Integrating natural and social sciences data in GIS

Climate and society are coevolving in a manner that may place vulnerable populations at greater risk to weather and climate stresses. Understanding societal risks and vulnerabilities to weather hazards and climate change requires integration of georeferenced information from physical and social sciences, including weather and climate data, information about natural and built environments, demographic characteristics, as well as social and behavioral processes. NCAR’s GIS program is working towards developing research frameworks and spatial methods for integration of diverse, multidisciplinary datasets, which are both quantitative and qualitative and exist at different spatial and temporal scales.  Current projects in this area of research are focused on extreme heat and human health, as well as on drought and water use.

Improving spatial accuracy, usability of weather and climate models

As a national center, NCAR aims to provide atmospheric data and models outputs to the broader community. Our GIS program develops methods and tools that facilitate the use of NCAR models in a GIS. We work with industry and international standards organizations to improve interoperability of common atmospheric data formats, as well as develop tools and applications to increase usability of models and their spatial accuracy. The Climate Change GIS data portal provides GIS-compatible user access to CCSM AR4 global and downscaled U.S. simulations, as well as to the data products that show climate trends and anomalies. To facilitate interdisciplinary research and decision-making on the scales of weather events, the GIS program ensured compatibility of WRF outputs, available in NetCDF format, with the ArcGIS software. A pilot project explored use of web services and web GIS technologies with regard to distribution of WRF and CCSM model outputs. Methods of conversion between sphere-based models and ellipsoid-based data for GIS analysis are being investigated to determine the full potential of the sphere-ellipsoidal shift.  We are investigating the impact this shift may have upon the output positional accuracy for numeric weather models. More information can be found in PROJECTS pages. Visit our DATA page to download available GIS-compatible model outputs.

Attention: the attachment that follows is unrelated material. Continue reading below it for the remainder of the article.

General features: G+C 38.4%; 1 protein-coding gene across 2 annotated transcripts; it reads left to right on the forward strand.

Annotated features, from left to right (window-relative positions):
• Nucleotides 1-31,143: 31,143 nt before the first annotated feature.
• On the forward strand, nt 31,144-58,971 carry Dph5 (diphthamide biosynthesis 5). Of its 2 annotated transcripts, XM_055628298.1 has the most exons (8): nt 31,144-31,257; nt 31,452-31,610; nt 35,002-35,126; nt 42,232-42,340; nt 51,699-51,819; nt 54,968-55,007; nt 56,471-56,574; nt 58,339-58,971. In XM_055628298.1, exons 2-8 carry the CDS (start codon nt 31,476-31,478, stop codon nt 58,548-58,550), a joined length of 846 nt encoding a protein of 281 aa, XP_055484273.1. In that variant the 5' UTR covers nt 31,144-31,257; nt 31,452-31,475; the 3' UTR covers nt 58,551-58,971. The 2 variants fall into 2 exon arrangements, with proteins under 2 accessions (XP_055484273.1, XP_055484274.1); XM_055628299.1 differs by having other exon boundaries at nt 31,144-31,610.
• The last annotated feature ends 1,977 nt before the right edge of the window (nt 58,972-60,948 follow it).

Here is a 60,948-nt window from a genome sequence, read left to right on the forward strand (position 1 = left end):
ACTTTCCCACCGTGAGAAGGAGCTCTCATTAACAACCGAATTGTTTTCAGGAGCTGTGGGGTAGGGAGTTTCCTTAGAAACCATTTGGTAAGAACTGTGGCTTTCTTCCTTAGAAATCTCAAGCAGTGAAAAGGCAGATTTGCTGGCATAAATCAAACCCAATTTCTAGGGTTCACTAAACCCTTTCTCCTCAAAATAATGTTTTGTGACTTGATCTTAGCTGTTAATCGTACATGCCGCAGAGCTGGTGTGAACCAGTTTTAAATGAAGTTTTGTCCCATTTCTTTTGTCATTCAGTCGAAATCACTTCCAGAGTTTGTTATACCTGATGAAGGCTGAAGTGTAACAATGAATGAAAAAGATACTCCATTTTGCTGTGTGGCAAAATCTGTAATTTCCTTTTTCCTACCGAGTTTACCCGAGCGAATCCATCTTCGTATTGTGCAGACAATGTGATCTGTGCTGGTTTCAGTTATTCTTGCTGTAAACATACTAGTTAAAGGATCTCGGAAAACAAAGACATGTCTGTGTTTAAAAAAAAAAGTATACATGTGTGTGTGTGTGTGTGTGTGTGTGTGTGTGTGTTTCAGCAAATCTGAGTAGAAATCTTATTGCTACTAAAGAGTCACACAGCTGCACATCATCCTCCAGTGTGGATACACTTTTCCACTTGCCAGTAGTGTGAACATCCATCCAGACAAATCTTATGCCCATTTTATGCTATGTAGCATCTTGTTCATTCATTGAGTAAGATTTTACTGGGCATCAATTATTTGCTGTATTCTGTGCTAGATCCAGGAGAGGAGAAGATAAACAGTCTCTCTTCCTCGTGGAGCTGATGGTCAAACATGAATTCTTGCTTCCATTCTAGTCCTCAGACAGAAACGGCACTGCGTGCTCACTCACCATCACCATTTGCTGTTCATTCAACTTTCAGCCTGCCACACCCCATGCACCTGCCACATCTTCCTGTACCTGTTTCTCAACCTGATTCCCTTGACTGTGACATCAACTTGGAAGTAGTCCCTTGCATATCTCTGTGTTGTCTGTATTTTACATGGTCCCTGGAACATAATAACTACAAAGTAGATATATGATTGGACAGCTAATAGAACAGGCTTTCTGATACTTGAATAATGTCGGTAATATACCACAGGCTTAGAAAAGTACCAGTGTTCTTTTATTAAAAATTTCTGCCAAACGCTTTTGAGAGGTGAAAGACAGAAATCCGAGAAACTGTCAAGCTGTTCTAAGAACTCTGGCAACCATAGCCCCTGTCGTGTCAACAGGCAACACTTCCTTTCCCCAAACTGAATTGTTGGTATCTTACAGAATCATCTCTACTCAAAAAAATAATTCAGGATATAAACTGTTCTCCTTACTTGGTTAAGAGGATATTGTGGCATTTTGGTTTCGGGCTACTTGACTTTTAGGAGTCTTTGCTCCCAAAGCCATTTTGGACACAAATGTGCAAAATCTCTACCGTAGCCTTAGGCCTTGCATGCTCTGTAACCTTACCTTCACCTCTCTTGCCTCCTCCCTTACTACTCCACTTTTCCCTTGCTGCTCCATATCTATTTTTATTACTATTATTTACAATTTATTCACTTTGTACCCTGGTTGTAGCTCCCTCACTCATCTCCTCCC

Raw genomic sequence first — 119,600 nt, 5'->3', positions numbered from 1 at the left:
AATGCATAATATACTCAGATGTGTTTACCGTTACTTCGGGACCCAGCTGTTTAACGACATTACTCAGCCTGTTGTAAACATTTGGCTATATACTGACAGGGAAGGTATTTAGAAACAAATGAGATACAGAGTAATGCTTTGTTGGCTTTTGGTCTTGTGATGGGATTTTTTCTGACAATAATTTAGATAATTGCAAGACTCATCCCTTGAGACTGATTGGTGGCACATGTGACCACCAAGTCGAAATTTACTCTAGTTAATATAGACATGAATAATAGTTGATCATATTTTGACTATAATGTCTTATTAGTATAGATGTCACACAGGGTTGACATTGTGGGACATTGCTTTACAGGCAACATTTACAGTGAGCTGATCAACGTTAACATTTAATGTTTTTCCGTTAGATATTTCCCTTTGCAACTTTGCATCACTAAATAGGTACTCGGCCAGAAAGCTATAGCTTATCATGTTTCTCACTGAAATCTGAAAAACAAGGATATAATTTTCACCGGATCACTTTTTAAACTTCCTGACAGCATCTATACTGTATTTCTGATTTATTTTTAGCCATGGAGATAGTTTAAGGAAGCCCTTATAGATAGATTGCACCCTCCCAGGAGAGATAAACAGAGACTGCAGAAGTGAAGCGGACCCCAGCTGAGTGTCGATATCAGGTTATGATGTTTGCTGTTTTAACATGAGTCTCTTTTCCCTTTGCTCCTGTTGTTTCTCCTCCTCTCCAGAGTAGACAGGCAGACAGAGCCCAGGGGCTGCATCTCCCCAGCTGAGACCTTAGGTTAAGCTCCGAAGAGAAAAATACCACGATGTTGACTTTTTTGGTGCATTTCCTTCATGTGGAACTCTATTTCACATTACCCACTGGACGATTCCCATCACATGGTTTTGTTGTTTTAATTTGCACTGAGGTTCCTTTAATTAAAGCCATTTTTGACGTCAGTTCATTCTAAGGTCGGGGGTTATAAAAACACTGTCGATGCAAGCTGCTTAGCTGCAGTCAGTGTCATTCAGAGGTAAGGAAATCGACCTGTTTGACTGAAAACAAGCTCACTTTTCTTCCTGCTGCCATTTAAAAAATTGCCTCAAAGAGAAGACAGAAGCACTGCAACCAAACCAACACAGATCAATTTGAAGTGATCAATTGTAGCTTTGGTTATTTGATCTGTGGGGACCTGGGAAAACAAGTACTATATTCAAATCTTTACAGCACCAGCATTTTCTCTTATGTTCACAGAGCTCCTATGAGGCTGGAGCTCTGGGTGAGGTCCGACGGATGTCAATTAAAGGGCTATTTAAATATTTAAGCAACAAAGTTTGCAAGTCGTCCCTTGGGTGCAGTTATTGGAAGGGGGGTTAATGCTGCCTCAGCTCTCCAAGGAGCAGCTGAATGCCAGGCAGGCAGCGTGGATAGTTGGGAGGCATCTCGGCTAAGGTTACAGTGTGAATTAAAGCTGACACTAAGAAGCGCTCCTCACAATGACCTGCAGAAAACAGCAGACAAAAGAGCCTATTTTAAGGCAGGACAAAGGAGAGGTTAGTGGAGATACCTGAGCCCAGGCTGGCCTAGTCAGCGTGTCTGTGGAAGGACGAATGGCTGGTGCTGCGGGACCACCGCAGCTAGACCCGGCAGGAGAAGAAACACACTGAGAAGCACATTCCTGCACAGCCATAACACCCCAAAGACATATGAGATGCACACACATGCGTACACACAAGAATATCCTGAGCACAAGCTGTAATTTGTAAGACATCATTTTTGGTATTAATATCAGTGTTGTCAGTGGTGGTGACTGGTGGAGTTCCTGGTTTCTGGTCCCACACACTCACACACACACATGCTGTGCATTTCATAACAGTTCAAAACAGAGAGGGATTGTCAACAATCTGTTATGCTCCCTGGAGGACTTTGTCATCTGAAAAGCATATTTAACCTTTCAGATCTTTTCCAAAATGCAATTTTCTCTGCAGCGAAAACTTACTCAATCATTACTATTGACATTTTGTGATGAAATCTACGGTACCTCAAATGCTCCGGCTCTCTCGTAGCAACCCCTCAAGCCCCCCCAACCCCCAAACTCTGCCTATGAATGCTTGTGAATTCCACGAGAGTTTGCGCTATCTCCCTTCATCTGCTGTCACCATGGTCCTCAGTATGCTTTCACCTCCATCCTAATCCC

Community and capacity building

Significant progress has been made in the past several years in linking GIS with atmospheric and related geosciences sciences and their datasets. There is growing interest among practitioners in GIS compatible weather and climate data.  Additionally, there is growing recognition among researchers, operational meteorologists, and university-level educators that GIS is a useful tool for spatial analysis, interdisciplinary research and science communication. Building an “Atmo-GIS” community and participating in GIS education at the science-society interface have been important components the GIS program. Community workshops on “GIS in Weather, Climate and Impacts” have been instrumental in building collaborations, defining research agendas for both NCAR GIS program and the larger AtmoGIS community, and addressing issues in GI science, data management, and data discovery.  Community efforts in developing an Atmospheric Data Model for GIS enabled many research projects, NWS operations, national and international collaborations and adopting netDCF data format by Esri. GIS-focused education and capacity building has been included in a number of NCAR/UCAR workshops, colloquia and hands-on training, and demonstrations.  Training materials focus on integration of climate science and data with traditional GIS data and spatial analysis to facilitate interdisciplinary research and build capacity for decision-making.